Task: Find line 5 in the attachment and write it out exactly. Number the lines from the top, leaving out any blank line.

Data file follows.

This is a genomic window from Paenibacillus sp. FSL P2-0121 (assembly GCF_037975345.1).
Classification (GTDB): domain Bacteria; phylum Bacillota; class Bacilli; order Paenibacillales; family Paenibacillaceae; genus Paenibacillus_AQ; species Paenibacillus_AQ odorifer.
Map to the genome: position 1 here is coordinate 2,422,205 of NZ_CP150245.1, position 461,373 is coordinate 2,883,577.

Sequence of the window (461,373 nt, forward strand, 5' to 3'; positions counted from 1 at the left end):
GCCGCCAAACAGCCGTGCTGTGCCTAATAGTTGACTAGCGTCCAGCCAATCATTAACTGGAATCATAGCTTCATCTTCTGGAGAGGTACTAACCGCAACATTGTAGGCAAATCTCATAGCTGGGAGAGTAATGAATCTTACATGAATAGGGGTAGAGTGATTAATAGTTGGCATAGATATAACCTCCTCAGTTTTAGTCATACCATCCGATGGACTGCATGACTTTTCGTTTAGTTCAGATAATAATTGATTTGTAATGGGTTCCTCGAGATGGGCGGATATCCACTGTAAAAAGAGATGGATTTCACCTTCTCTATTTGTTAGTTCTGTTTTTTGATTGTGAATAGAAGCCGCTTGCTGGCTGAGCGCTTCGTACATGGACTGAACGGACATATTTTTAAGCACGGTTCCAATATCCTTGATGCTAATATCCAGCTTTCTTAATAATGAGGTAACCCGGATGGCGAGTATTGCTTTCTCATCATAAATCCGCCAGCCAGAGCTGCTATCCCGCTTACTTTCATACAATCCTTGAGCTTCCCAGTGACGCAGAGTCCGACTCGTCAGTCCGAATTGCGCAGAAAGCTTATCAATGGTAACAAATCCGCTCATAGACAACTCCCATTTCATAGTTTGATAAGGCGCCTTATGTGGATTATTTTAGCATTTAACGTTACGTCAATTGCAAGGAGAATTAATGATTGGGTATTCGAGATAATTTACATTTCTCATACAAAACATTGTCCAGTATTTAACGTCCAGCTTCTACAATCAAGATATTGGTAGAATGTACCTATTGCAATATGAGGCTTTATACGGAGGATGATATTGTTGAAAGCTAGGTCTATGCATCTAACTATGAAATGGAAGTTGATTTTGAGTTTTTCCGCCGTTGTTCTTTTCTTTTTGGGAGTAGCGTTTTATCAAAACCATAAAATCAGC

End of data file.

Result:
GCCGCCAAACAGCCGTGCTGTGCCTAATAGTTGACTAGCGTCCAGCCAATCATTAACTGGAATCATAGCTTCATCTTCTGGAGAGGTACTAACCGCAACATTGTAGGCAAATCTCATAGCTGGGAGAGTAATGAATCTTACATGAATAGGGGTAGAGTGATTAATAGTTGGCATAGATATAACCTCCTCAGTTTTAGTCATACCATCCGATGGACTGCATGACTTTTCGTTTAGTTCAGATAATAATTGATTTGTAATGGGTTCCTCGAGATGGGCGGATATCCACTGTAAAAAGAGATGGATTTCACCTTCTCTATTTGTTAGTTCTGTTTTTTGATTGTGAATAGAAGCCGCTTGCTGGCTGAGCGCTTCGTACATGGACTGAACGGACATATTTTTAAGCACGGTTCCAATATCCTTGATGCTAATATCCAGCTTTCTTAATAATGAGGTAACCCGGATGGCGAGTATTGCTTTCTCATCATAAATCCGCCAGCCAGAGCTGCTATCCCGCTTACTTTCATACAATCCTTGAGCTTCCCAGTGACGCAGAGTCCGACTCGTCAGTCCGAATTGCGCAGAAAGCTTATCAATGGTAACAAATCCGCTCATAGACAACTCCCATTTCATAGTTTGATAAGGCGCCTTATGTGGATTATTTTAGCATTTAACGTTACGTCAATTGCAAGGAGAATTAATGATTGGGTATTCGAGATAATTTACATTTCTCATACAAAACATTGTCCAGTATTTAACGTCCAGCTTCTACAATCAAGATATTGGTAGAATGTACCTATTGCAATATGAGGCTTTATACGGAGGATGATATTGTTGAAAGCTAGGTCTATGCATCTAACTATGAAATGGAAGTTGATTTTGAGTTTTTCCGCCGTTGTTCTTTTCTTTTTGGGAGTAGCGTTTTATCAAAACCATAAAATCAGC